For most kids with asthma, their symptoms can be controlled sometimes so well that flare-ups are rare. But learning about asthma (what treatments to take and when, what triggers to avoid and when) can be the hardest part of asthma care.
Your child should have an asthma action plan. These written instructions from the doctor give clear, step-by-step directions on what medicines to take and when, how to avoid triggers, what to do between flare-ups, and how to recognise and manage them if they happen. By following this plan, you will learn how to care for your child and when to call the doctor for help.
Triggers are things that can bother airways and lead to an asthma flare-up. Common triggers are allergens like pollen and mould, weather changes, and viral infections (like the common cold). Finding your child's triggers can take some detective work, but it's worth it. The doctor can help too — for instance, testing your child for allergies if you think they're making the asthma worse. When you know your child's triggers, help your child avoid them as much as possible.
Asthma is usually treated by using an inhaler, a small device that lets you breathe in medicines.
The main types are:
Don't take more medication than prescribed without consulting your doctor first. Overusing asthma medication can cause side effects and may make your asthma worse.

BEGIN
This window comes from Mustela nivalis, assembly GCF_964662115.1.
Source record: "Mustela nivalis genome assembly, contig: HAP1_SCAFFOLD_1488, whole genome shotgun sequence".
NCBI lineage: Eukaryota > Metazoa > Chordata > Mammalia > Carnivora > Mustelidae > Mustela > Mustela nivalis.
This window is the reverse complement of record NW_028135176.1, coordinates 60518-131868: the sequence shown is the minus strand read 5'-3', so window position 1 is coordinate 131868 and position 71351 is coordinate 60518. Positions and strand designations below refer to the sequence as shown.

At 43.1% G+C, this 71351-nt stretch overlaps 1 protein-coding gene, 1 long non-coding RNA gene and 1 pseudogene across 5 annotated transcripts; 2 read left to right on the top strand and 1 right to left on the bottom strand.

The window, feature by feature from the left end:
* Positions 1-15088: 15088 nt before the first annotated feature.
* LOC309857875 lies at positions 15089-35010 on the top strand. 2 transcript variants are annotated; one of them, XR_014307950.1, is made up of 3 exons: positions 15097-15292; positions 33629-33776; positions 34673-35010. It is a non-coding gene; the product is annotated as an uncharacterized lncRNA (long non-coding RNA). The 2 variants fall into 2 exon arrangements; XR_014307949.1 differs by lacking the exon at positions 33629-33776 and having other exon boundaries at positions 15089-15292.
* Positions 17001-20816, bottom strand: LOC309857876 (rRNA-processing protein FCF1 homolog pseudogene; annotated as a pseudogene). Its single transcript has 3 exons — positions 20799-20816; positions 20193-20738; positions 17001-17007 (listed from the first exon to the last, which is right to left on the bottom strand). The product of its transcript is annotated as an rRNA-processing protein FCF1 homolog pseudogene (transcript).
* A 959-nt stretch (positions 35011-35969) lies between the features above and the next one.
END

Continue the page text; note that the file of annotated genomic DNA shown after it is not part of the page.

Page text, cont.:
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Runny noses and itchy eyes are incredibly annoying and can make children feel pretty miserable, what causes hay fever and how can parents help their little ones cope?
Symptoms are normally worse in the early mornings and late afternoons between late March and September, when it is warm, humid and windy, and the pollen count is high. Symptoms will vary depending on weather; clear, dry days see higher pollen levels, while cool, wet days have lower levels as the rain washes pollen from the air.
There is no cure for hay fever but there are ways of managing symptoms, which apply not just for children but adults too. Keep an eye on the pollen count and plan indoor activities if possible when counts are very high you or your child who suffers from hay fever do go outside, try to change and wash clothes when you come back indoors. This will reduce the amount of pollen surrounding you and spreading around the house. For example, giving your child a shower or bath when they're home from school may help to remove pollen.
Other tips include staying away from cut grass and flowers, and avoiding catkins on hazel, Alder or Silver birch trees when they are pollinating if you are allergic to those species. Allergy testing can help define which pollens are triggering symptoms, and whether symptoms are mainly caused by allergy or not.
Some people find relief by soothing itchy, swollen eyes with cotton wool soaked in cold water, and using petroleum jelly or barrier balm around the nostrils to trap pollen. Antihistamines are available from the pharmacy without prescription in the form of drops, tablets or liquid. Nasal sprays are also helpful at alleviating symptoms.
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